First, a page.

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Latitude: 54.3217 / 54°19'17"N
Longitude: -2.3262 / 2°19'34"W
OS Eastings: 378882
OS Northings: 491835
OS Grid: SD788918
Mapcode National: GBR DL6G.6K
Mapcode Global: WH947.7MKT
Plus Code: 9C6V8MCF+MG
Entry Name: Garsdale Signal Box
Listing Date: 14 August 2013
Source: Historic England
Source ID: 1412055
Location: Garsdale, South Lakeland, Cumbria, LA10
Civil Parish: Garsdale
Traditional County: Yorkshire
Lieutenancy Area (Ceremonial County): Cumbria
Church of England Parish: Sedbergh, Cautley and Garsdale
Church of England Diocese: Carlisle
Midland Railway signal box of 1910 associated with the Hawes Junction Rail Disaster of that year.
Railway signal box, 1910 by and for the Midland Railway.
MATERIALS: timber with a Welsh slate roof.
EXTERIOR: signal box of three bays and two storeys with a shallow-pitched hipped roof, topped with turned-timber spike-finials. The first floor operating room has continuous glazing to the south east (facing the tracks) and to the two ends, the rear being blind. The doorway is in the south west gable end, reached by an external flight of timber steps which rises from the station platform. These steps also give access to a small, gabled-roofed modern extension to the operating room containing a staff toilet. The signal box has modern replacement windows which replicate the glazing pattern of the originals.
INTERIOR: has been refurbished with a modern suspended ceiling. However it retains a Midland Railways lever frame of 33 levers (which has the interlocking mechanisms within the operating room rather than in the room below). This locking frame is sited along the rear wall of the box, rather than the front wall. This may be its original position (as the Midland Railway started building boxes with rear frames from 1908), but might be the result of refurbishment.
From the 1840s, huts or cabins were provided for men operating railway signals. These were often located on raised platforms containing levers to operate the signals and in the early 1860s, the fully glazed signal box, initially raised high on stilts to give a good view down the line, emerged. The interlocking of signals and points, perhaps the most important single advance in rail safety, patented by John Saxby in 1856, was the final step in the evolution of railway signalling into a form recognisable today. Signal boxes were built to a great variety of different designs and sizes to meet traffic needs by signalling contractors and the railway companies themselves.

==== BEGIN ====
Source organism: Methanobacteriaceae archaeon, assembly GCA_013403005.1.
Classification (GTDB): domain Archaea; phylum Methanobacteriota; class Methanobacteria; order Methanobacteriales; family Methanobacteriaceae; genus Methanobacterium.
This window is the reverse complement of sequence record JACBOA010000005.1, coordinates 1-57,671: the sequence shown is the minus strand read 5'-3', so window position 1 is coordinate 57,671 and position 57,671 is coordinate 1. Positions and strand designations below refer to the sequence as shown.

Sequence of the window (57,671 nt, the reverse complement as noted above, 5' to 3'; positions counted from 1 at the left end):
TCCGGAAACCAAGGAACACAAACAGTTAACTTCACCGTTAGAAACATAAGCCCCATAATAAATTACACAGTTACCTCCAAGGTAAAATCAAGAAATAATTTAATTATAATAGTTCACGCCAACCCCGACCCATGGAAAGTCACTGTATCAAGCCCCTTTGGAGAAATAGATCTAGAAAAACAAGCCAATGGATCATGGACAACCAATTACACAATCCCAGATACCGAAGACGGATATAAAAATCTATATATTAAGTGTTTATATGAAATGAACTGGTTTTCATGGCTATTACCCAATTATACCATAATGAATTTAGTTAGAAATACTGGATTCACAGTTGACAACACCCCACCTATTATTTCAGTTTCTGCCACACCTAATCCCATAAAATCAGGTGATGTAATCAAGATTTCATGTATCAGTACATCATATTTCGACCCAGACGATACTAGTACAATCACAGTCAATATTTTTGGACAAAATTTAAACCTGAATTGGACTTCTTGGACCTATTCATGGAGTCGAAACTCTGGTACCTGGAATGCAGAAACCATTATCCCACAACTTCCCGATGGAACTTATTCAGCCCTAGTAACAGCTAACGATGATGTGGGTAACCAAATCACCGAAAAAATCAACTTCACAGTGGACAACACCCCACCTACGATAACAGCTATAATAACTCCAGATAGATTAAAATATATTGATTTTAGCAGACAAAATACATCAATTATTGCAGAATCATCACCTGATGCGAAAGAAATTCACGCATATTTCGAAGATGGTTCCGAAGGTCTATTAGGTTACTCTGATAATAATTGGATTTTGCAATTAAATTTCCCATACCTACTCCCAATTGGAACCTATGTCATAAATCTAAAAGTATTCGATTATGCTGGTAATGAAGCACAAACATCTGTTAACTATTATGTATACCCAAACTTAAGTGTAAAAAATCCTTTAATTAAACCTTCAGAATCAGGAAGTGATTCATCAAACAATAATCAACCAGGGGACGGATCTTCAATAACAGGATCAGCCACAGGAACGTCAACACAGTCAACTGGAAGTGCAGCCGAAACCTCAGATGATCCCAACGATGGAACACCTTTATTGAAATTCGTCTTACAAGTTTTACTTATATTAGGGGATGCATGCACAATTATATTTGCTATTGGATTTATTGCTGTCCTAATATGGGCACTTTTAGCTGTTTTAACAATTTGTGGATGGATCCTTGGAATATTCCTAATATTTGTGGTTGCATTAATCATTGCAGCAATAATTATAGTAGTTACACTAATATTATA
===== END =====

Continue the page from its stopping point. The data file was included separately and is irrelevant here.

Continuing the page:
Signal box numbers peaked at around 12,000-13,000 for Great Britain just prior to the First World War, and successive economies in working led to large reductions in their numbers from the 1920s onwards. British Railways inherited around 10,000 in 1948 and numbers dwindled rapidly to about 4000 by 1970. In 2012, about 750 remained in use; it was anticipated that most would be rendered redundant over the next decade.
The Midland Railway employed a standard design of signal box from 1870, the boxes being built from prefabricated timber panels manufactured at their works in Derby allowing for swift erection on site. The design continued to be used, with only minor variations in terms of panel design and arrangement of glazing bars, up until 1929. Garsdale Signal Box is an example of the type 4c box, utilising lapped timber boarding (which defined the type 4) instead of weatherboarding, with type c design windows (which featured a single horizontal glazing bar). The company was late to adopt the practice of interlocking points and signals resulting in a systematic programme of re-signalling work across their network from 1890 onwards to comply with the requirements of the 1889 Regulation of Railways Act. The signal box at Garsdale Station was built as part of this re-signalling work and opened in 1910 to replace two earlier boxes controlling a busy section of the Settle to Carlisle Line and the junction with the branchline to Hawes in Wensleydale. About six months later, in the early hours of Christmas Eve 1910, the signal box was the origin of the signalling error which resulted in the Hawes Junction Disaster where the Scottish Express ran into the rear of two light-engines resulting in the deaths of 12 passengers. The light-engines (engines without a train) had been stopped at a signal for 23 minutes and had been forgotten about by Alfred Sutton, the signalman, who cleared the signal for the Express with fatal consequences. As a result of this disaster, the Midland Railway changed its signalling practices to prevent similar accidents happening again. The signal box was originally known as Hawes Junction, being renamed Garsdale in 1932.
The Settle to Carlisle Line was the last major trunk route to be constructed in the Victorian period, the last major line to be built without the use of heavy earth-moving machinery, a major engineering endeavour across difficult terrain, giving the Midland Railway a main line connection to Scotland. The historic interest of the line as a whole was recognised in 1991 by its designation as a 78 mile long Conservation Area.
Garsdale Signal Box is designated at Grade II for the following principal reasons:
* Historical: the signal box, which is still in its original location, was the source of the signalling error which caused the 1910 Hawes Junction Disaster, the accident which prompted the widespread adoption of track circuits to improve rail safety.
* Fittings: for the retention of a Midland Railway lever frame with its interlocking mechanisms housed on the floor of the operating room.
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